Reverse hybrid total hip arthroplasty: A SURVIVAL ANALYSIS OF 1082 CONSECUTIVE CASES WITH MINIMUM FIVE-YEAR FOLLOW-UP


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Abstract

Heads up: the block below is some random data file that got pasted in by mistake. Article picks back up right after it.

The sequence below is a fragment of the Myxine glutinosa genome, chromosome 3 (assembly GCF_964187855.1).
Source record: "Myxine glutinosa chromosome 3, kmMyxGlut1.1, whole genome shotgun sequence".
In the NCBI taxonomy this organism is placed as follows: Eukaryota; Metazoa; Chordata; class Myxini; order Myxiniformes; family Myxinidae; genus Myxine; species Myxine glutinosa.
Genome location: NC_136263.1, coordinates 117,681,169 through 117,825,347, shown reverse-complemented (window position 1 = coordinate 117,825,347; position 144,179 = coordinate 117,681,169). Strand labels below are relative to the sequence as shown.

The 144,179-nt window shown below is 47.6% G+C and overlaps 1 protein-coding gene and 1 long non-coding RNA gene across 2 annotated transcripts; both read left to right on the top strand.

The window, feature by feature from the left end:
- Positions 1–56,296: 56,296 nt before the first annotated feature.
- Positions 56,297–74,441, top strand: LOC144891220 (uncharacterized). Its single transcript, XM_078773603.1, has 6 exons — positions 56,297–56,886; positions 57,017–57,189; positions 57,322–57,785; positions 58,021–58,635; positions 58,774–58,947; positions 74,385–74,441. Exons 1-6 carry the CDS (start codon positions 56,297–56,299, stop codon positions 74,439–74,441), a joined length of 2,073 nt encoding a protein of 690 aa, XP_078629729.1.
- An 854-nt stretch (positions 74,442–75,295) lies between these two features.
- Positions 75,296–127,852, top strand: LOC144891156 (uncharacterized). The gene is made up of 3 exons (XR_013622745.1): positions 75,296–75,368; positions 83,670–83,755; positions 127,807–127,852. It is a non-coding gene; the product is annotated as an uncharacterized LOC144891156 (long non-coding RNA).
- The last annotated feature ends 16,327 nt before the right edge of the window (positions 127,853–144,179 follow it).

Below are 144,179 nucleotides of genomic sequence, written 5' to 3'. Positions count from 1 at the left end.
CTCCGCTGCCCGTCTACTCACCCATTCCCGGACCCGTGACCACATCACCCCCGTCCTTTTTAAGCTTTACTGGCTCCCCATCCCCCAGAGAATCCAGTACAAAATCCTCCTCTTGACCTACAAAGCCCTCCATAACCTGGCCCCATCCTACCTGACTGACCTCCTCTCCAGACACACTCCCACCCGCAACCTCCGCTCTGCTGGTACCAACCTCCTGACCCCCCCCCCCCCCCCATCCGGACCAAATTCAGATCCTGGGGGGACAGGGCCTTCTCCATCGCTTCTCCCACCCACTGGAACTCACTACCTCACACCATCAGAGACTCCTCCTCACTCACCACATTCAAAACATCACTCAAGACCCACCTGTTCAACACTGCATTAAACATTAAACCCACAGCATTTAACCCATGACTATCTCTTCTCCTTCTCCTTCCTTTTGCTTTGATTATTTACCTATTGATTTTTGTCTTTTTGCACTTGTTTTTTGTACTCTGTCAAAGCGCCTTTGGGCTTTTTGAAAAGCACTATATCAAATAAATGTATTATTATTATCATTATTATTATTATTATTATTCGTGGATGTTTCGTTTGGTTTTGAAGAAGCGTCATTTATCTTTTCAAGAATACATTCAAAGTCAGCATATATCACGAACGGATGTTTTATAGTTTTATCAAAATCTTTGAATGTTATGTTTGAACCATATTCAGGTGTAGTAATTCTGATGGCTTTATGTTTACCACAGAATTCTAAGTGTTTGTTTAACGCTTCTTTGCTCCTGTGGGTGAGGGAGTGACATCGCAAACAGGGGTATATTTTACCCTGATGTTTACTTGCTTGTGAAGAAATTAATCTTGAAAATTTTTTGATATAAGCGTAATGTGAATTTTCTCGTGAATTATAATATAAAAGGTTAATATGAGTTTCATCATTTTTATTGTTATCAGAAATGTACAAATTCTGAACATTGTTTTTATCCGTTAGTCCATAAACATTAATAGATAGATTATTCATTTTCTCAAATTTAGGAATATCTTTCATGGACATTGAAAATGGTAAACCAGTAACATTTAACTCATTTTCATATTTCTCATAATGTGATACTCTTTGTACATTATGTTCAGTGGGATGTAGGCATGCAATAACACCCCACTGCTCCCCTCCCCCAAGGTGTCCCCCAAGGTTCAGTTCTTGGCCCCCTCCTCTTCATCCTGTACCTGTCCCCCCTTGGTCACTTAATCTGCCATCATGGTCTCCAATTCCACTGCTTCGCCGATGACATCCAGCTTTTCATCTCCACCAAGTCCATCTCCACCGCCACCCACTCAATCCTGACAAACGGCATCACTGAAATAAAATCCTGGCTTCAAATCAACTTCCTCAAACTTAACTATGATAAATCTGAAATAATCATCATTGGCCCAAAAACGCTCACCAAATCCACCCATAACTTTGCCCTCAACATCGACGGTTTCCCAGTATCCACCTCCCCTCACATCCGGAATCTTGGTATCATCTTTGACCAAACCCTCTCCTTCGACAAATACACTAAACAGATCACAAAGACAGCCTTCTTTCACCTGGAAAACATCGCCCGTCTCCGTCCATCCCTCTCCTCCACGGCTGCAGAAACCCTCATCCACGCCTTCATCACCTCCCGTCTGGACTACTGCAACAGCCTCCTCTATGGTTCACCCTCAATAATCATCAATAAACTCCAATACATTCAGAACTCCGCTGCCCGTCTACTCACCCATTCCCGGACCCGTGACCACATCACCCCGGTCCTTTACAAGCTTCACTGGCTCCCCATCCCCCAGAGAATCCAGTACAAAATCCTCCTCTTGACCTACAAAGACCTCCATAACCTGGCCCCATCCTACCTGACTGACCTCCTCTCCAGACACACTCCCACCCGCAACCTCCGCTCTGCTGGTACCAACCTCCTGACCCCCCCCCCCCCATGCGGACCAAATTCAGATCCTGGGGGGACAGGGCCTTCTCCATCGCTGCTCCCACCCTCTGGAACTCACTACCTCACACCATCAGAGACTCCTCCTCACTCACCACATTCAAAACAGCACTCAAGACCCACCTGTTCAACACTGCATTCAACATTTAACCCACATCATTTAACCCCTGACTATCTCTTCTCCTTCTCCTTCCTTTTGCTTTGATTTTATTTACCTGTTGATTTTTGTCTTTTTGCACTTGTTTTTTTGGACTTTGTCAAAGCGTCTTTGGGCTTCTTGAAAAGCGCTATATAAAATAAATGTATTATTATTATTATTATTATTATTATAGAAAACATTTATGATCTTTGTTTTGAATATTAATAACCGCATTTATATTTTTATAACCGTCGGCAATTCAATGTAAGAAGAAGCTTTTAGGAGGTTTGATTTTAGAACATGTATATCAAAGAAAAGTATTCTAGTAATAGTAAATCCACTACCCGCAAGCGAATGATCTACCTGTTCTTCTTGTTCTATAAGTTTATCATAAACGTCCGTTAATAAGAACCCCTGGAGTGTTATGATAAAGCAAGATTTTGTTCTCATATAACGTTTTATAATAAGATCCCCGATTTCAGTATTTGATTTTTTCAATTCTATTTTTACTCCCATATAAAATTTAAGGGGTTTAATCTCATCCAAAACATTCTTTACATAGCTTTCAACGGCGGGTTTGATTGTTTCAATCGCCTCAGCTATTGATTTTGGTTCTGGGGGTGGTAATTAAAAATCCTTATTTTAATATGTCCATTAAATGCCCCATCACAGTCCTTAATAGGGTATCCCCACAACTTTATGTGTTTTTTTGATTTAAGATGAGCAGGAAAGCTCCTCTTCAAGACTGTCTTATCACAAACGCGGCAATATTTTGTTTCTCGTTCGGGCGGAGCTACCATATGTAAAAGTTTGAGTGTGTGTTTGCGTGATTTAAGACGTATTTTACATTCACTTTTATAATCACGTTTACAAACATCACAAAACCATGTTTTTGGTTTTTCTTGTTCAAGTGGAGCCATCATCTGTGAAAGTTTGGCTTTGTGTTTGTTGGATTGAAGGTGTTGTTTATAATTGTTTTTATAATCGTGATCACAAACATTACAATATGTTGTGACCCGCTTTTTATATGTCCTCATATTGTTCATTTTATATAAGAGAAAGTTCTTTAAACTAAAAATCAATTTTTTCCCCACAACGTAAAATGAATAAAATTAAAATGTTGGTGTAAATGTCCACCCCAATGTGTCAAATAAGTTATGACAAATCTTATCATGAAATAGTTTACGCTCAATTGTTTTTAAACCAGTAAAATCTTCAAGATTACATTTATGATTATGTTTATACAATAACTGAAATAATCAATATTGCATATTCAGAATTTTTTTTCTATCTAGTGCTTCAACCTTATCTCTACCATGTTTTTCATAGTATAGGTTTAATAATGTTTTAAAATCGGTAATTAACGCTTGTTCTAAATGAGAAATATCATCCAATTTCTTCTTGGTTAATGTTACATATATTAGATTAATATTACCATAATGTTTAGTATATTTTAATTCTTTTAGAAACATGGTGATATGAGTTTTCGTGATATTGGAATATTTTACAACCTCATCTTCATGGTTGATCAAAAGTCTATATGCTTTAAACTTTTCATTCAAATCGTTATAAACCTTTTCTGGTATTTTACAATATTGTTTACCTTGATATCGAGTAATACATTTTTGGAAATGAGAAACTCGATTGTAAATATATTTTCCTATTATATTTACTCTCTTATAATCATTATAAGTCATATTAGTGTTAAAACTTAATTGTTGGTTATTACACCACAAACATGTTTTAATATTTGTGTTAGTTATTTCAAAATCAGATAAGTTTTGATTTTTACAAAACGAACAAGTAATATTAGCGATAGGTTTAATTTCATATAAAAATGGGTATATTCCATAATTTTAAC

AimsThis study aimed to evaluate implant survival of reverse hybrid total hip arthroplasty (THA) at medium-term follow-up.Patients and MethodsA consecutive series of 1082 THAs in 982 patients with mean follow-up of 7.9 years (5 to 11.3) is presented. Mean age was 69.2 years (21 to 94). Of these, 194 (17.9%) were in patients under 60 years, 663 (61.3%) in female patients and 348 (32.2%) performed by a trainee. Head size was 28 mm in 953 hips (88.1%) or 32 mm in 129 hips (11.9%). Survival analysis was performed and subgroups compared using log rank tests.ResultsTen-year survival (122 hips at risk) was 97.2% (95% confidence interval (CI) 95.77 to 98.11) for all-cause revision. There was no difference in survival by age (p = 0.50), gender (p = 0.78), head size (p = 0.63) or surgeon grade (p = 0.36). No acetabular components underwent revision for aseptic loosening in the entire series. Four (0.4%) aseptic stem failures occurred early at a mean of 2.5 years (0.6 to 4.8) and were associated with age under 60 years (p = 0.015). There was no difference in survival by gender (p = 0.12), head size (p = 0.43) or surgeon grade (p = 0.77) for stem revision.ConclusionThis is the largest reported study into reverse hybrid THA and it confirms successful outcomes, irrespective of age, gender, head size and surgeon grade.Cite this article:Bone Joint J2018;100-B:1010–17.

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